The Federal Bureau of Investigation has issued an alert warning companies and the public about the cybersecurity risks that networked medical devices and wearable sensors pose to consumers.

According to the FBI, these so-called Internet of Things (IoT) devices—which connect to the web automatically sending and/or receiving data—include a range of consumer devices from lighting modules to smart appliances to thermostats, as well as medical devices such as wireless heart monitors and insulin dispensers, and wearables such as fitness devices.

“As more businesses and homeowners use web-connected devices to enhance company efficiency or lifestyle conveniences, their connection to the Internet also increases the target space for malicious cyber actors,” states the alert. “Similar to other computing devices, like computers or smartphones, IoT devices also pose security risks to consumers. The FBI is warning companies and the general public to be aware of IoT vulnerabilities cybercriminals could exploit, and offers some tips on mitigating those cyber threats.”

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Garry McCracken, vice president of technology for security vendor WinMagic, calls the FBI alert “very significant” and says the IoT threat “has been sneaking up on a lot of people as these devices get deployed and become more ubiquitous.” Providing perspective to the scope of the problem, McCracken cites the fact that “there are more IoT devices connected than there are people on the planet.”

Nonetheless, when it comes to cybersecurity, he believes that to date IoT devices have garnered relatively little attention compared to computers and smartphones. “If we don’t pay more attention to the problem, we could find ourselves in pretty bad situations,” McCracken adds. Securing data at rest, he argues, is critical given that a lot of these devices collect and store data that can be accessed by unauthorized users.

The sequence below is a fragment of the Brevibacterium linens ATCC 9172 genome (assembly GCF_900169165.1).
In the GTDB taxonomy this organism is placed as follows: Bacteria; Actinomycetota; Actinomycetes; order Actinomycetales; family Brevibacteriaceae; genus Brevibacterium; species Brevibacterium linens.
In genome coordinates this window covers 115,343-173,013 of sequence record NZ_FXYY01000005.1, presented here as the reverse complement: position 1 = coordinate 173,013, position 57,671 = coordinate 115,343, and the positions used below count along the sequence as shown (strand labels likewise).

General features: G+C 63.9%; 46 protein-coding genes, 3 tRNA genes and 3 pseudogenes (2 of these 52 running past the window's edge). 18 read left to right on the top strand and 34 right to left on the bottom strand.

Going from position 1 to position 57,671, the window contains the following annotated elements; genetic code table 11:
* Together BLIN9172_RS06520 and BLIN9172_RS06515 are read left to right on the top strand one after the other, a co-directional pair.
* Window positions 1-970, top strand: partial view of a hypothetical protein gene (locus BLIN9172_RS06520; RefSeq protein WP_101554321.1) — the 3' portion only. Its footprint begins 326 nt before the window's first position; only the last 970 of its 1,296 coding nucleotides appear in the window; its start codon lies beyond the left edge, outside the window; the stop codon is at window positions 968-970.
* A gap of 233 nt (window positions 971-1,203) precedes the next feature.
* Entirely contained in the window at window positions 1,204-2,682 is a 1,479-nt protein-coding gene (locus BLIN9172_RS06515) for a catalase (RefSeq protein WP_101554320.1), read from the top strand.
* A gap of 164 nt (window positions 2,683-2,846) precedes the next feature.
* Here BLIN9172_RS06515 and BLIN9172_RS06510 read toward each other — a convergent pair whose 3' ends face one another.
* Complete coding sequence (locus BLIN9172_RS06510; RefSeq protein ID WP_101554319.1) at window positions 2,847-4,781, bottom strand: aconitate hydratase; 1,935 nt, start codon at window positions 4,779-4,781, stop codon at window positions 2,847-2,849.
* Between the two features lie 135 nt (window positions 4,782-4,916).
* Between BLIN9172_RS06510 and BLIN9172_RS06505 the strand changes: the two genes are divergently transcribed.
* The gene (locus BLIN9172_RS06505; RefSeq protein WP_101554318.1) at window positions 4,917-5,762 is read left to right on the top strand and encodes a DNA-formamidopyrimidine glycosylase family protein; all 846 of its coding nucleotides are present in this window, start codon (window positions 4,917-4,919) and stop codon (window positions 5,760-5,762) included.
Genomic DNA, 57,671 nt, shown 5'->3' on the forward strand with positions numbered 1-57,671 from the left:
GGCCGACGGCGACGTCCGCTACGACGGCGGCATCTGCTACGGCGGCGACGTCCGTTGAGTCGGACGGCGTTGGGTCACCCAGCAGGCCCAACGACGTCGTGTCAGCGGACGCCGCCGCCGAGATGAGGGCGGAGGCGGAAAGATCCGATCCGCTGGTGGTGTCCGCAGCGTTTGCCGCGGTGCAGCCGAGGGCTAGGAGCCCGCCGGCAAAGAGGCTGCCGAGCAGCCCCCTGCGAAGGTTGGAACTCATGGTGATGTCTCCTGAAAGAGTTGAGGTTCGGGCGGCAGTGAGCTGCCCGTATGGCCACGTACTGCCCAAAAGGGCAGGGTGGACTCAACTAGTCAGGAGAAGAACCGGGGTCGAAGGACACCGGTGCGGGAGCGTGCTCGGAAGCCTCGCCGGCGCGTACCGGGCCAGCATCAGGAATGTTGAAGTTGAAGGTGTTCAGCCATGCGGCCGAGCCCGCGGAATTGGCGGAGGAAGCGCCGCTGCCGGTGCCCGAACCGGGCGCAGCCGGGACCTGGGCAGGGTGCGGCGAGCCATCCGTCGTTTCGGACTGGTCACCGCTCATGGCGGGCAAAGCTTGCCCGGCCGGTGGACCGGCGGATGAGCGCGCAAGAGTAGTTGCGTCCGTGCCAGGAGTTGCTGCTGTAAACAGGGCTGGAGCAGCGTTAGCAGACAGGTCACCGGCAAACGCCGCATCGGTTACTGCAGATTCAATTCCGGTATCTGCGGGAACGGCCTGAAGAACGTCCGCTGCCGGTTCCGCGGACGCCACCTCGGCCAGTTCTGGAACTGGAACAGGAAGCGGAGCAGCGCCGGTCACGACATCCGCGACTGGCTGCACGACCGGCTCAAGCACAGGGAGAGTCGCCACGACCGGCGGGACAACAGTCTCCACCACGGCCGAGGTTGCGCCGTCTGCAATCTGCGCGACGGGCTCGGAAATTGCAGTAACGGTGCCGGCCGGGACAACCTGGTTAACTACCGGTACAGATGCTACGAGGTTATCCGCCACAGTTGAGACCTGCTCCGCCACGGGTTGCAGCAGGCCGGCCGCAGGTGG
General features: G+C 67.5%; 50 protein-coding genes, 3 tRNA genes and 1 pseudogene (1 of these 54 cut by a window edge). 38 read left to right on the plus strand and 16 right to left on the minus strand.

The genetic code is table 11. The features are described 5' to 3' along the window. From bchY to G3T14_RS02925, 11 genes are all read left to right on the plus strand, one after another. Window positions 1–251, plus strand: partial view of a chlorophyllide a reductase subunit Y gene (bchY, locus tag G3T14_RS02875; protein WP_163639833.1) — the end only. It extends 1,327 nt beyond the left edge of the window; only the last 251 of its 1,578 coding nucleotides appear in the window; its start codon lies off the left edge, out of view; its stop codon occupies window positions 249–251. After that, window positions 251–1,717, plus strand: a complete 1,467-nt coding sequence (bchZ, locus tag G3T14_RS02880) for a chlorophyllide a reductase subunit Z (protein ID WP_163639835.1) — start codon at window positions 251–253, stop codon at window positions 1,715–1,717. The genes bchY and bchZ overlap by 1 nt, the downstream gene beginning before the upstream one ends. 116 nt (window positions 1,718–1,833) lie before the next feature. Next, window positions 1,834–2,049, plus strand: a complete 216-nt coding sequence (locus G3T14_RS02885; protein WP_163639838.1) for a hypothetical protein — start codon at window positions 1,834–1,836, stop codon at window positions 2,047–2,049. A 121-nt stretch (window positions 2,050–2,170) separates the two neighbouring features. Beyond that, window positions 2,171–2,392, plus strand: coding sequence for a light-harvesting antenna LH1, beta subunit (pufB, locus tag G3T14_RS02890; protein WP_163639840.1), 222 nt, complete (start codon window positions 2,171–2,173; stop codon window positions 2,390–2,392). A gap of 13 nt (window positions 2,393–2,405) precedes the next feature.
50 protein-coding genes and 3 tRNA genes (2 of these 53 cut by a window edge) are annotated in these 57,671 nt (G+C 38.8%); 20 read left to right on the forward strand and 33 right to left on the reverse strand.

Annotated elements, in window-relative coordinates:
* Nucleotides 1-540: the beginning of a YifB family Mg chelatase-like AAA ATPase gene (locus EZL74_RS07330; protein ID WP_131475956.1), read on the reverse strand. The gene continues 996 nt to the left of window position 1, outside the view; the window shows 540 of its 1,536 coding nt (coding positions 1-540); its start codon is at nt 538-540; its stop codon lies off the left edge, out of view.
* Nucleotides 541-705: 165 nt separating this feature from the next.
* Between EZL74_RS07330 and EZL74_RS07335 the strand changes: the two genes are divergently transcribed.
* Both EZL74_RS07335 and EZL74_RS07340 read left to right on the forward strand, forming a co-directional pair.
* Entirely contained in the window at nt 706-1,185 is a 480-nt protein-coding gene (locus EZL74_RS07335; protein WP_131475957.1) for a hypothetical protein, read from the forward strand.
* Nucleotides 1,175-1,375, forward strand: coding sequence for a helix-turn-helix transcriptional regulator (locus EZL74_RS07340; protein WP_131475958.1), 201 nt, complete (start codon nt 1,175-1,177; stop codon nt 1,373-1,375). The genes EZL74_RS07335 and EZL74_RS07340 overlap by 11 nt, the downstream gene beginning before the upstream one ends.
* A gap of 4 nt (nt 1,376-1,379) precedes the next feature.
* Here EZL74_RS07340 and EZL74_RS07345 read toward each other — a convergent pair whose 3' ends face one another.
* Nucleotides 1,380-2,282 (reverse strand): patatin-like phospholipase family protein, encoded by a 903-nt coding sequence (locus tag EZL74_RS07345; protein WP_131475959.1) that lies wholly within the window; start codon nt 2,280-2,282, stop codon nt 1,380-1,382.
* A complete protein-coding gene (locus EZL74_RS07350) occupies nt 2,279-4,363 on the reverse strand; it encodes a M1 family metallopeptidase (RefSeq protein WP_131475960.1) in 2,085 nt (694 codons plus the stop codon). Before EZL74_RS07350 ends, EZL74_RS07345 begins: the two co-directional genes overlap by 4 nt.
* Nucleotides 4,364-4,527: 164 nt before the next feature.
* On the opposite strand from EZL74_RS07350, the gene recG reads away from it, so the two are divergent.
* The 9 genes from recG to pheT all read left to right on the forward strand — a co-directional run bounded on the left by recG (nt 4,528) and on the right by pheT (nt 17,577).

The FBI specifically calls out the potential vulnerabilities of IoT devices which can lead to the theft of personal information and intentional tampering with devices to cause harm. In particular, the agency warns that unprotected medical devices used in home healthcare, such as those used to collect and transmit personal monitoring data or time-dispense medicines, are a ripe target for cybercriminals, especially devices capable of long-range connectivity.

“Once criminals have breached such devices, they have access to any personal or medical information stored on the devices and can possibly change the coding controlling the dispensing of medicines or health data collection,” cautions the agency. “Patients should be informed about the capabilities of any medical devices prescribed for at-home use. If the device is capable of remote operation or transmission of data, it could be a target for a malicious actor.”

Similarly, the Food and Drug Administration issued an alert of its own recently regarding an infusion pump, which communicates with hospital information systems via a wired or wireless connection, strongly encouraging acute and non-acute healthcare facilities to discontinue use of these pumps due to cybersecurity vulnerabilities.

According to the FDA, by remotely accessing the pumps through a hospital’s network an unauthorized user could control the device and change the dosage the pump delivers, leading to “over- or under-infusion of critical patient therapies.”

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